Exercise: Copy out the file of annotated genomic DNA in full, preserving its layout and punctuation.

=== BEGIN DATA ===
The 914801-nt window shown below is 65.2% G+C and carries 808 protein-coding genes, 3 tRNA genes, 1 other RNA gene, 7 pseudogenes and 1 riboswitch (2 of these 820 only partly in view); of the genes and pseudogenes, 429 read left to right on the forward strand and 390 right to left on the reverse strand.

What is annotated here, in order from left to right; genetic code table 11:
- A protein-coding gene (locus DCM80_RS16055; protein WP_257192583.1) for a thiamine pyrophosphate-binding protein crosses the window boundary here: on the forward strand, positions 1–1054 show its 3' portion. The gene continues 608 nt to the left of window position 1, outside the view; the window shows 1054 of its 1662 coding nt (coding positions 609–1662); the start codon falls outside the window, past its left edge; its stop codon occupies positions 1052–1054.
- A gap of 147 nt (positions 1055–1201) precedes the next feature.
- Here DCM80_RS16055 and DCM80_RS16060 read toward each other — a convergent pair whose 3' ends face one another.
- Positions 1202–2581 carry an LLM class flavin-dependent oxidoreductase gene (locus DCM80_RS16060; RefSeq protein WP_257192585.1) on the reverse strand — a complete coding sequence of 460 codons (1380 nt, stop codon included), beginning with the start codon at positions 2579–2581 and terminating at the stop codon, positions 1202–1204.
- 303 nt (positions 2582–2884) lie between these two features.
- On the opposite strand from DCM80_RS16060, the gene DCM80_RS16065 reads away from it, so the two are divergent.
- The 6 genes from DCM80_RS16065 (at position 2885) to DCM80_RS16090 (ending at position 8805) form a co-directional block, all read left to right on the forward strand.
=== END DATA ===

The 914801-nt window shown below is 65.2% G+C and carries 808 protein-coding genes, 3 tRNA genes, 1 other RNA gene, 7 pseudogenes and 1 riboswitch (2 of these 820 only partly in view); of the genes and pseudogenes, 429 read left to right on the forward strand and 390 right to left on the reverse strand.

What is annotated here, in order from left to right; genetic code table 11:
- A protein-coding gene (locus DCM80_RS16055; protein WP_257192583.1) for a thiamine pyrophosphate-binding protein crosses the window boundary here: on the forward strand, positions 1–1054 show its 3' portion. The gene continues 608 nt to the left of window position 1, outside the view; the window shows 1054 of its 1662 coding nt (coding positions 609–1662); the start codon falls outside the window, past its left edge; its stop codon occupies positions 1052–1054.
- A gap of 147 nt (positions 1055–1201) precedes the next feature.
- Here DCM80_RS16055 and DCM80_RS16060 read toward each other — a convergent pair whose 3' ends face one another.
- Positions 1202–2581 carry an LLM class flavin-dependent oxidoreductase gene (locus DCM80_RS16060; RefSeq protein WP_257192585.1) on the reverse strand — a complete coding sequence of 460 codons (1380 nt, stop codon included), beginning with the start codon at positions 2579–2581 and terminating at the stop codon, positions 1202–1204.
- 303 nt (positions 2582–2884) lie between these two features.
- On the opposite strand from DCM80_RS16060, the gene DCM80_RS16065 reads away from it, so the two are divergent.
- The 6 genes from DCM80_RS16065 (at position 2885) to DCM80_RS16090 (ending at position 8805) form a co-directional block, all read left to right on the forward strand.